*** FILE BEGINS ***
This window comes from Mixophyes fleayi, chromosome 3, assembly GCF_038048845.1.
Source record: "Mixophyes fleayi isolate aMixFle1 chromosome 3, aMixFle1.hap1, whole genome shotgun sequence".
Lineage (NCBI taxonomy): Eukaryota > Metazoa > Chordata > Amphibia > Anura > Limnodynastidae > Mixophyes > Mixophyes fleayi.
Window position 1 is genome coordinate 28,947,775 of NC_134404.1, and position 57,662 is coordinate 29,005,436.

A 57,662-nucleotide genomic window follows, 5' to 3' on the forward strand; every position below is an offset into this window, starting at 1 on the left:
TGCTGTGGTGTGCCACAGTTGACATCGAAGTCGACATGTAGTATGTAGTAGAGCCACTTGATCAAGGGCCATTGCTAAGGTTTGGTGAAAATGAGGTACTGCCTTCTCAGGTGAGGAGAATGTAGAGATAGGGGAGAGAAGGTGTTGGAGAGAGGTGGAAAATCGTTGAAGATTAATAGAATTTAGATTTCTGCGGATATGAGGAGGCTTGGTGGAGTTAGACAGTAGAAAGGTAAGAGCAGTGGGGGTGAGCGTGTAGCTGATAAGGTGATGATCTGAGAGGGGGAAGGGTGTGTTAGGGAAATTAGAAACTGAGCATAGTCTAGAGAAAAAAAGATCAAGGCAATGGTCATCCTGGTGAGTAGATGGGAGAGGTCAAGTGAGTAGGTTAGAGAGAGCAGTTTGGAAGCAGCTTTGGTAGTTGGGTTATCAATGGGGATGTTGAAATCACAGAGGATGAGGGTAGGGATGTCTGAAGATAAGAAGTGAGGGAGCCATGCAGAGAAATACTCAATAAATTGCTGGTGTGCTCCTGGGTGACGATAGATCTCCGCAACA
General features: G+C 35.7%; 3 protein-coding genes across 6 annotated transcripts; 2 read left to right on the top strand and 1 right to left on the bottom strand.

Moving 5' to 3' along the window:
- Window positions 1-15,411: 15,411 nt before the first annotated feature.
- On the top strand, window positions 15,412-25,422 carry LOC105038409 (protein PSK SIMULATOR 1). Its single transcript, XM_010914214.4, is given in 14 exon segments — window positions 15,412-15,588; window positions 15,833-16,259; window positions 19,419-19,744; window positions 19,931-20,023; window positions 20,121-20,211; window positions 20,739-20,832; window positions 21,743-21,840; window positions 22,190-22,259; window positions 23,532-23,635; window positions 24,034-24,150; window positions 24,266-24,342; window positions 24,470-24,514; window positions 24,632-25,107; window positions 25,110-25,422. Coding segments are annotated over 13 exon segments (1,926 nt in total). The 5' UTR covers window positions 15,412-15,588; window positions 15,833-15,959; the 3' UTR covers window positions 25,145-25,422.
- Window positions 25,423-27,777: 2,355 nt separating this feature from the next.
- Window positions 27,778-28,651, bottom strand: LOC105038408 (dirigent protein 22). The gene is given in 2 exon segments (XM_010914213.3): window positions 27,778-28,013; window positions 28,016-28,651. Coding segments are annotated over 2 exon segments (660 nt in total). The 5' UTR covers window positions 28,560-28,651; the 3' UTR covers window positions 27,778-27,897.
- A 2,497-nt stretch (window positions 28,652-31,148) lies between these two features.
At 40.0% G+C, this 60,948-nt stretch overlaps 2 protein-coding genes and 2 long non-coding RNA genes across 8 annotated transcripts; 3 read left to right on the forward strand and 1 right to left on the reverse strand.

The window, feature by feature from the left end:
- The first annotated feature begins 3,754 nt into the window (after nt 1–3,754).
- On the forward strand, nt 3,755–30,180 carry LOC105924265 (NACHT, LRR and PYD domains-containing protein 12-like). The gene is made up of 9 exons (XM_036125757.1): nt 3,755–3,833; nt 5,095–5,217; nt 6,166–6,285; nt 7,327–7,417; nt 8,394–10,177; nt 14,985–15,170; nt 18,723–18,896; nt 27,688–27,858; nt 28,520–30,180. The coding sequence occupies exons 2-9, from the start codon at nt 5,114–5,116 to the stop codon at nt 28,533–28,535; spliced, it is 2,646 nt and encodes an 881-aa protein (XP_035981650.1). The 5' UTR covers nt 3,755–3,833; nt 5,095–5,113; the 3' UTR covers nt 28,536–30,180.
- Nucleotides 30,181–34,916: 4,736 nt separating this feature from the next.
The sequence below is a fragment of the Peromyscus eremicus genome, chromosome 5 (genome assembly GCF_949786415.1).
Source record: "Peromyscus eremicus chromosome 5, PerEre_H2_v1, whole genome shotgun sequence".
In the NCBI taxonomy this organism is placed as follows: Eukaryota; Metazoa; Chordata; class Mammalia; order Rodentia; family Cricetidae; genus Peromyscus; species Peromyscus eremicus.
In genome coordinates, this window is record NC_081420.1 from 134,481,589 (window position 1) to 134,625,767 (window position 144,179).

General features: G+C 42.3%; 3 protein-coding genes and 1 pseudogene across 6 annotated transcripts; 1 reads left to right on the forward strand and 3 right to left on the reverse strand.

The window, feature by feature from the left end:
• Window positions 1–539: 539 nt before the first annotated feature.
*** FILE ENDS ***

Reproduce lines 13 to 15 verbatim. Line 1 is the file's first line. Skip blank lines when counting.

- A 2,497-nt stretch (window positions 28,652-31,148) lies between these two features.
At 40.0% G+C, this 60,948-nt stretch overlaps 2 protein-coding genes and 2 long non-coding RNA genes across 8 annotated transcripts; 3 read left to right on the forward strand and 1 right to left on the reverse strand.

The window, feature by feature from the left end: